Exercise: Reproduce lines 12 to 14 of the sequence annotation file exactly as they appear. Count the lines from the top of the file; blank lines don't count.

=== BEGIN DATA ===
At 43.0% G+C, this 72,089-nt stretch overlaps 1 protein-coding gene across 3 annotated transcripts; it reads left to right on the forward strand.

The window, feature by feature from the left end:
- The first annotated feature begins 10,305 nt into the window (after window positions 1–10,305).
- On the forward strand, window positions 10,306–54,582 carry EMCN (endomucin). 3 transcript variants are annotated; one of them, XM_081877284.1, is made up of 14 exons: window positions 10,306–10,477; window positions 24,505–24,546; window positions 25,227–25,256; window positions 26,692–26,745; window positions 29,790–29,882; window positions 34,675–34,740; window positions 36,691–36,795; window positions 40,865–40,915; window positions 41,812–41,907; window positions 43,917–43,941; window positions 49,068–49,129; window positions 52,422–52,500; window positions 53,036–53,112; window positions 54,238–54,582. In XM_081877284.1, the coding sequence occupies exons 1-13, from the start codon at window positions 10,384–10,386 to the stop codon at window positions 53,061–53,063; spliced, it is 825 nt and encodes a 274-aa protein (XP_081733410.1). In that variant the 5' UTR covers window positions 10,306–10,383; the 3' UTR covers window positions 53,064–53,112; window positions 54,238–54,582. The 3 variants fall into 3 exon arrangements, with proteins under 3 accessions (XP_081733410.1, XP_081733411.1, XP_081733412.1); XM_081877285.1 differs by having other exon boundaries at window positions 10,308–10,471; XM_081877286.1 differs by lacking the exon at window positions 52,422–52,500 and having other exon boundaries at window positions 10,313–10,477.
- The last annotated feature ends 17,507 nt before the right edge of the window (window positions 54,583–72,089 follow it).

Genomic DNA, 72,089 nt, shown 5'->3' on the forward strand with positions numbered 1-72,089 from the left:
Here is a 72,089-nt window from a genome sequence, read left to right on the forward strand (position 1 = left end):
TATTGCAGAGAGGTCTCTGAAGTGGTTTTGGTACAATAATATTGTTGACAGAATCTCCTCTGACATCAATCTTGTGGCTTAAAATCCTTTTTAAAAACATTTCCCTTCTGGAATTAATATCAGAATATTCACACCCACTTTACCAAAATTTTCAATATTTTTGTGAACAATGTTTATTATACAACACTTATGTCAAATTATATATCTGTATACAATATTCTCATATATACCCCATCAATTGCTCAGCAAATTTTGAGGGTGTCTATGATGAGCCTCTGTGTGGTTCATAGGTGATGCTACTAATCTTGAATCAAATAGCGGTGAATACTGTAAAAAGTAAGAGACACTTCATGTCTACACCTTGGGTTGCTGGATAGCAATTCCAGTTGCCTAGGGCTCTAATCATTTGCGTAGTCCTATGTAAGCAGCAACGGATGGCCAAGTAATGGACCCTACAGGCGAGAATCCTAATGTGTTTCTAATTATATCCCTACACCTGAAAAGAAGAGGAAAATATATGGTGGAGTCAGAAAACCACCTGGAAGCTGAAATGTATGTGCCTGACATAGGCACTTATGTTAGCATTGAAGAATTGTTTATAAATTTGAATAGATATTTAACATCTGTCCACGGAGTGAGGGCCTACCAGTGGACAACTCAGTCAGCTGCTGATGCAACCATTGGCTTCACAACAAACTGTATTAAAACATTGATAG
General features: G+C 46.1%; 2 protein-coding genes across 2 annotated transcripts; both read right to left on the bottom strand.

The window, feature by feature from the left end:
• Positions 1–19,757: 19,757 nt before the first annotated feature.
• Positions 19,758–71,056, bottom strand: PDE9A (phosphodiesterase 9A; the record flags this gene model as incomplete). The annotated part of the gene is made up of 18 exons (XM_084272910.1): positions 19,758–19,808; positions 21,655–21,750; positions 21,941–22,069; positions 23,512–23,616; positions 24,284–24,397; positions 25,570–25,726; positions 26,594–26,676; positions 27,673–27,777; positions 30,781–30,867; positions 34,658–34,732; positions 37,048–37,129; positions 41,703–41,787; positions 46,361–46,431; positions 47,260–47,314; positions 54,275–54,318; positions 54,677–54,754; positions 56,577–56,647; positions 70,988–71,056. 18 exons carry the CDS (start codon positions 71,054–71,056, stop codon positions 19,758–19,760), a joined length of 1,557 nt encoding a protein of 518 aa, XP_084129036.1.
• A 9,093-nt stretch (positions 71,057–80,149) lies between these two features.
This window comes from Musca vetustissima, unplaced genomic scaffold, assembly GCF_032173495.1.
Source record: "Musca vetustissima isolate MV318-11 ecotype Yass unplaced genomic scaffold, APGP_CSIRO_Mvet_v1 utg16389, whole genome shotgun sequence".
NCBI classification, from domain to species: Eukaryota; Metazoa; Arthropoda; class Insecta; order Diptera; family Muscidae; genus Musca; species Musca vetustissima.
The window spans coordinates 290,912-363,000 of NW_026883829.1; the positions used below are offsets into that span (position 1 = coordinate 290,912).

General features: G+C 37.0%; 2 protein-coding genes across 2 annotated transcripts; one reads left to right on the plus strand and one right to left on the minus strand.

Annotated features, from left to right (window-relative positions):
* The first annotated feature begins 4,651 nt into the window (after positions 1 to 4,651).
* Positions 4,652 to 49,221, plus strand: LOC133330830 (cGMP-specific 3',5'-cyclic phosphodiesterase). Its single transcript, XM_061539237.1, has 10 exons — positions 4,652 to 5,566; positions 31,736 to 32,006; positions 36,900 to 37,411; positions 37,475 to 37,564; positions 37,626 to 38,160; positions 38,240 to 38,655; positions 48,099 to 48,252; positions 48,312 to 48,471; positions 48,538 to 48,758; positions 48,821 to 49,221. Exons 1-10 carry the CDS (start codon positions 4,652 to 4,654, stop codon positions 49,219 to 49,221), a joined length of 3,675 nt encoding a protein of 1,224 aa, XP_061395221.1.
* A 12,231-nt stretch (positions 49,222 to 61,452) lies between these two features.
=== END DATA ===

• Positions 19,758–71,056, bottom strand: PDE9A (phosphodiesterase 9A; the record flags this gene model as incomplete). The annotated part of the gene is made up of 18 exons (XM_084272910.1): positions 19,758–19,808; positions 21,655–21,750; positions 21,941–22,069; positions 23,512–23,616; positions 24,284–24,397; positions 25,570–25,726; positions 26,594–26,676; positions 27,673–27,777; positions 30,781–30,867; positions 34,658–34,732; positions 37,048–37,129; positions 41,703–41,787; positions 46,361–46,431; positions 47,260–47,314; positions 54,275–54,318; positions 54,677–54,754; positions 56,577–56,647; positions 70,988–71,056. 18 exons carry the CDS (start codon positions 71,054–71,056, stop codon positions 19,758–19,760), a joined length of 1,557 nt encoding a protein of 518 aa, XP_084129036.1.
• A 9,093-nt stretch (positions 71,057–80,149) lies between these two features.
This window comes from Musca vetustissima, unplaced genomic scaffold, assembly GCF_032173495.1.